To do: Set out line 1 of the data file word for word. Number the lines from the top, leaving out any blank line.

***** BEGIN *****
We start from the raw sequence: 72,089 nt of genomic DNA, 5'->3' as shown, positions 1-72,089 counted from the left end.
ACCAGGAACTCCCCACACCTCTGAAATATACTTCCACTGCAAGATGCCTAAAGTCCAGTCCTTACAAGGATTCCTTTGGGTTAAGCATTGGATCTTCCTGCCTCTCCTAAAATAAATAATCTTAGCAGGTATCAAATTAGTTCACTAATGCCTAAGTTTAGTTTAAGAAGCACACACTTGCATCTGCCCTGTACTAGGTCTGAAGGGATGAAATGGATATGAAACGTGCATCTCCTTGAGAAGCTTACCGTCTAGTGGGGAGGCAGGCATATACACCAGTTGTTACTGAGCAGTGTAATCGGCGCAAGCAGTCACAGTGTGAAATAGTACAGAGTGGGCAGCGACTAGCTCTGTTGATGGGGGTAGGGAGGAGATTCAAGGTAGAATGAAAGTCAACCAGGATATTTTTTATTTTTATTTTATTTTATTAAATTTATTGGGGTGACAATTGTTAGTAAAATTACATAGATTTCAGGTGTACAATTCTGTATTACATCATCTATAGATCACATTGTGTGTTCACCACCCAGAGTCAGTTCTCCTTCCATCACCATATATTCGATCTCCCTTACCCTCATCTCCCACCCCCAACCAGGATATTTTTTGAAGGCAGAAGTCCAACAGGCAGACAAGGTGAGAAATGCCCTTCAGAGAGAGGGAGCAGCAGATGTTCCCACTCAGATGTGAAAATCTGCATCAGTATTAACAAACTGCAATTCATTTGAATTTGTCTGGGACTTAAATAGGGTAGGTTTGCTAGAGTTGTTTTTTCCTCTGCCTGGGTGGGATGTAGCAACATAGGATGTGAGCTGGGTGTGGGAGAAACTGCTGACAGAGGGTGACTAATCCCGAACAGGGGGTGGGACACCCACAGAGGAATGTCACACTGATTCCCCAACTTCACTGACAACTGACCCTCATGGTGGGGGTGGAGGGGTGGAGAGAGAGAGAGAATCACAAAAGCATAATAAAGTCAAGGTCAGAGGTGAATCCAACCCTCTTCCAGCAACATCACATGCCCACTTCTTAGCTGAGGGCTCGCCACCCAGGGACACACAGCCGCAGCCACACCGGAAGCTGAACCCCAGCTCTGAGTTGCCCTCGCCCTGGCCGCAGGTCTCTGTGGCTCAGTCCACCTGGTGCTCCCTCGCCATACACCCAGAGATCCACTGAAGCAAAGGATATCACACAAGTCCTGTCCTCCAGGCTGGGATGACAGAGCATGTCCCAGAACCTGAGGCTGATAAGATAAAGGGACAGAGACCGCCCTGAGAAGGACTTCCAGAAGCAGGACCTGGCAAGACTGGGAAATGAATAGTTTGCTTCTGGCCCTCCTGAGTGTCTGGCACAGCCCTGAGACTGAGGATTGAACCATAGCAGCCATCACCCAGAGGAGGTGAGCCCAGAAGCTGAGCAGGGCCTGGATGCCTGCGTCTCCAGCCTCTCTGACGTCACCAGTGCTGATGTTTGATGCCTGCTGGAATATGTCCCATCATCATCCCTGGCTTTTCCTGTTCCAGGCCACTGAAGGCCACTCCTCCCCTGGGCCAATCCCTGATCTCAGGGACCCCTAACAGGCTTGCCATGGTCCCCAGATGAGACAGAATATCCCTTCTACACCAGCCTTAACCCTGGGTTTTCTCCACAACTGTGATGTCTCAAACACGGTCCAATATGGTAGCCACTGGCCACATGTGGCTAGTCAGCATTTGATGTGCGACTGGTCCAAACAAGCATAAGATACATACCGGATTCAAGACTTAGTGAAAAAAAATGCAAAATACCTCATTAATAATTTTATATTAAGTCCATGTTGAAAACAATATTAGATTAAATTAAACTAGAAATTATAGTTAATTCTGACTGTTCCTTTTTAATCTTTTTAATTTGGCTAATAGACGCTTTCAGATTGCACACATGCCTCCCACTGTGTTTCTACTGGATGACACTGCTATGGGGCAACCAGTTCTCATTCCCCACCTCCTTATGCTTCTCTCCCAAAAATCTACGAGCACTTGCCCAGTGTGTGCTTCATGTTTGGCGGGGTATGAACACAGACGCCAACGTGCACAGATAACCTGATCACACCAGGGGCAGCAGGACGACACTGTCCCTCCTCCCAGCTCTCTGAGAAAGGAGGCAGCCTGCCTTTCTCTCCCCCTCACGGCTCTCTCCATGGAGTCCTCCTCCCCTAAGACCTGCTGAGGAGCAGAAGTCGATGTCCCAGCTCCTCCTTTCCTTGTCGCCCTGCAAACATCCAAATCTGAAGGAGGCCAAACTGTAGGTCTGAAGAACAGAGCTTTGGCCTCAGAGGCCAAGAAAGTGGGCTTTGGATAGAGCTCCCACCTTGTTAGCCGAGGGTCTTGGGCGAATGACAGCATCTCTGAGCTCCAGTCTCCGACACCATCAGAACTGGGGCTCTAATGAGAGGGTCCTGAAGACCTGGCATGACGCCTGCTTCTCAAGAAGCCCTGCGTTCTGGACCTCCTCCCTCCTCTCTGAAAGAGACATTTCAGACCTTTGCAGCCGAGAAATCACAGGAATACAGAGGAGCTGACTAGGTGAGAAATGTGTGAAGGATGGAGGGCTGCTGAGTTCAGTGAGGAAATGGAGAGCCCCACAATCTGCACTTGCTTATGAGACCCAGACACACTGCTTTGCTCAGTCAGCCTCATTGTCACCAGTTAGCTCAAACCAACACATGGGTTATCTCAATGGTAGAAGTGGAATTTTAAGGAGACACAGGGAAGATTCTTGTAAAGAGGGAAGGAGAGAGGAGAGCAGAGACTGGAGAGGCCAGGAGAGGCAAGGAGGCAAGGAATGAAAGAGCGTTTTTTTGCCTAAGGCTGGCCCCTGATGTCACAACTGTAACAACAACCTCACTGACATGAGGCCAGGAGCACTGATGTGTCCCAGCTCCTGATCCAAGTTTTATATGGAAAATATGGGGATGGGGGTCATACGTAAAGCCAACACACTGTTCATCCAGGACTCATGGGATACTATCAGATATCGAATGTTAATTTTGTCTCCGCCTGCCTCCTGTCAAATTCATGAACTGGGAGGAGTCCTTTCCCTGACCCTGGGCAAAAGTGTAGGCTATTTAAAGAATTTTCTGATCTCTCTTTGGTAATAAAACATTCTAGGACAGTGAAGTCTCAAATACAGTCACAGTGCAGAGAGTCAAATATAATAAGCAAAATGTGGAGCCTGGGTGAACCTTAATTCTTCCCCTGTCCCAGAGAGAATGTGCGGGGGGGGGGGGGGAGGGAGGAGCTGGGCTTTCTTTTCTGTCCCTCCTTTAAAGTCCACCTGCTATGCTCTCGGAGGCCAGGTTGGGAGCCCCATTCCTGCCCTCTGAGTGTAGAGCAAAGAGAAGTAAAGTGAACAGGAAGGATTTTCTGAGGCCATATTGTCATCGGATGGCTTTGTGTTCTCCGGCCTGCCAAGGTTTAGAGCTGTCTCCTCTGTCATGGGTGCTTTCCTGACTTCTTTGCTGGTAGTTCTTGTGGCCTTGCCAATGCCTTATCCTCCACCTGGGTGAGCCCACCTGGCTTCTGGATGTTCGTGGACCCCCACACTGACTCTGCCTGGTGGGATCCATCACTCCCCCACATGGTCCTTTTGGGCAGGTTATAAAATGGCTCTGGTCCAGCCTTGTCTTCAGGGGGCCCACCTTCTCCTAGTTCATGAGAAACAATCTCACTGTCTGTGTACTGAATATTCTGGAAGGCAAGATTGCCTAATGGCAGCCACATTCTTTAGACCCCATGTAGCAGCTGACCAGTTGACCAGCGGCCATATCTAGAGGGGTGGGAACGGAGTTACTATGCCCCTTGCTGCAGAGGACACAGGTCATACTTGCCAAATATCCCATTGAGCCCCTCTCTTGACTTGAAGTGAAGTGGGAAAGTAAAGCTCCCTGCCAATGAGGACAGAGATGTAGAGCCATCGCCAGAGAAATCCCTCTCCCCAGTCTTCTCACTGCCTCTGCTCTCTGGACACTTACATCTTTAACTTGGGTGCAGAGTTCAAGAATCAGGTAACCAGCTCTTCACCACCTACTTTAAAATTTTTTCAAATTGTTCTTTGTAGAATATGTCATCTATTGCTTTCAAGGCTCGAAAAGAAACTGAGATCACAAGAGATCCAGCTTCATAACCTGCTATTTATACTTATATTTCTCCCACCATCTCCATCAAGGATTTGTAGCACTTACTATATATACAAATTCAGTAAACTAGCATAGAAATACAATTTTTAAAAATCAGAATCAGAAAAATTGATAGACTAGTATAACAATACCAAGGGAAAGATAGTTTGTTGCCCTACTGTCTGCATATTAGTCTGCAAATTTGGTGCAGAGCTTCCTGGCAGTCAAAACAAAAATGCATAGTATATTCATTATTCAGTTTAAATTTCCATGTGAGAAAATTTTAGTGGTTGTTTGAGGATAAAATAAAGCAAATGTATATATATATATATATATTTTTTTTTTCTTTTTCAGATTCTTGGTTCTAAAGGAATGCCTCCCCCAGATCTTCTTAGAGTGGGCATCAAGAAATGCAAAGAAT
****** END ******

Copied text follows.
We start from the raw sequence: 72,089 nt of genomic DNA, 5'->3' as shown, positions 1-72,089 counted from the left end.